Taxpayer Group Pushing for Higher Truck Weights

April 23, 2013

By Evan Lockridge

SHARING TOOLS        | Print Subscribe

The latest group to endorse higher truck weights has no direct connection with the trucking industry, but rather is self-described as an “independent non-partisan advocate for overburdened tax payers.”

The National Tax Payers Union, which says it represents 362,000 people, has sent a letter to U.S. House members urging them to support legislation, HR 612, the Safe and Efficient Transportation Act. It would give states the option of increasing the maximum interstate truck weight from 80,000 pounds to 97,000 pounds with a sixth axle.

In the letter, Pete Sepp, NTU executive vice-president said, “Such a move would provide a major boost to the economic potential of the nation’s highway infrastructure while avoiding additional deficit spending.”

The legislation was introduced in February by Michael Michaud (D-Maine). It currently has 16 co-sponsors and has been referred to a House subcommittee, but has seen no action for a little more than two months.

Sepp admits in the letter that a connection between the bill and a citizens group may not seem obvious, but notes in the next 15 years truck traffic in the U.S. could double or even triple, making it necessary to find a solution to deal with the increased traffic congestion without huge public expenditures.

He says the legislation “would improve the productivity and efficiency of our economy overall, saving considerable amounts of fuel, labor, and logistical costs for industries that depend on highways to ship their goods. Furthermore, bringing truck-weight limits more into line with our neighbors to the north and south (as well as those across the Atlantic) would enhance America’s international competitiveness, which has been damaged by numerous factors such as a burdensome tax system. Finally, the bill could provide ancillary benefits, e.g. reduced emissions from fewer trucks on the road, without resorting to detrimental schemes such as cap-and-trade national energy taxes.”

Sepp says the legislation is long overdue and faults the previous Congress for not passing a similar bill, instead opting to study such a move even more.

The American Trucking Associations is on record as supporting higher truck weights thought some of its members do not.

You can read the full letter from the National Taxpayer Union’s website.


  1. 1. Francesco [ April 24, 2013 @ 05:51AM ]

    Yes, is time to increasing truck weights,

  2. 2. cowtank [ April 24, 2013 @ 05:09PM ]

    Who is going to pilot these heavy loads safely on our crumbling infrastructure? Where are the safe rest ateas to park?

  3. 3. JP [ April 24, 2013 @ 05:51PM ]

    Its obvious that these people have no clue about what they are talking about. They certainly have no working knowledge of what they are stating.

    How are we going to "save fuel" when longer, heavier loads will use more fuel to move them down the road. Alot more. So, if we are burning more fuel to move these loads how can there be "less emissions" from burning more fuel??? Heavier loads will create more stress, more wear and tear on the trucks, requiring sooner and more maintenance. So how can that be more efficient? It will cost the actual owner of that truck more money. But not the shippers of course. I guarantee you those higher weights will increase maintenance costs.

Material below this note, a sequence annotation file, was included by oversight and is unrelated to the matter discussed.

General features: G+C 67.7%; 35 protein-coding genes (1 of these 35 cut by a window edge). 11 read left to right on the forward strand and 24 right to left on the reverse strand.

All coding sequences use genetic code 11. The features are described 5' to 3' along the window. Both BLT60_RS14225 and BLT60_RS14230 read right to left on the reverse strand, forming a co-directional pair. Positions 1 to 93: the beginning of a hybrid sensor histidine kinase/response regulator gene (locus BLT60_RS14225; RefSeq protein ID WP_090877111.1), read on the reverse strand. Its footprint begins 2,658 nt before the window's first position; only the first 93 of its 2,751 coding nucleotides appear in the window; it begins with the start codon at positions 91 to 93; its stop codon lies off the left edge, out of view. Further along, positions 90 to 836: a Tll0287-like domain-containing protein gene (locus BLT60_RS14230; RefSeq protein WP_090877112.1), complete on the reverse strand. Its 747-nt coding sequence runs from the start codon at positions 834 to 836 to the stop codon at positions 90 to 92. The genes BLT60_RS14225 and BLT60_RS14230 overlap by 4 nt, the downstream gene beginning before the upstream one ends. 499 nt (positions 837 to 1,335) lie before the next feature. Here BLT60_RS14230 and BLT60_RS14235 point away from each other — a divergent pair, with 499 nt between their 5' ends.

And then there are the safety issues. If you are an experienced driver you already know how difficult it can be to stop 80,000 lbs quickly and safely. So lets throw another 20,000 lbs. on top of it. More weight creates more stresses all the way around. So how is that Safer??

    And of course the roads. The roads we have are already a crumbling, sorry mess. Current roads can't handle the weights we haul now. And these people think that another 20,000 lbs of weight wont have a detrimental affect on our now crappy roads??

    And my last point. I hightly doubt that shippers will certainly be willing to pay MORE for the added weight. That much extra weight should no doubt be cause for MORE payment to the truckers for hauling it........ya, ok, we know that will happen.

  4. 4. Keith Pence [ April 25, 2013 @ 12:16PM ]

    I HAVE DRIVEN TRUCKS FOR 30 years , this is just another way for shippers to cut rates. This kind of weight is extremely destructive , and very unsafe to the general public .

  5. 5. Robert W. Mayo [ May 29, 2013 @ 06:16AM ]

    That's right they just want to move more for the same money, And yes the road's are crap now so they will really be crap if this happens. If congress passes this well we will know for sure where they stand and it's not with the people. I say ok we will do it but it's going to cost I would start at $8.00 per mile. I hope they don't pass this I would hate to end up in the river when the bridge fail's because of all this weilght.

  6. 6. Seth [ June 05, 2013 @ 11:37AM ]

    I've been driving a set of doubles that is permitted for 105,500 in the state of Oregon for over 10 years. The extra weight doesn't increase the average fuel mileage more than 1/2 mile per gallon. And with the extra axles braking distance is negligent.
    Moreover adding one axle wouldn't get you passed the bridge formula on axle weights the best you could hope for is 88,000


Comment On This Story

Comment: (Maximum 2000 characters)  
Leave this field empty:
* Please note that every comment is moderated.


We offer e-newsletters that deliver targeted news and information for the entire fleet industry.


ELDs and Telematics

sponsored by
sponsor logo

Scott Sutarik from Geotab will answer your questions and challenges

View All

Sleeper Cab Power

Steve Carlson from Xantrex will answer your questions and challenges

View All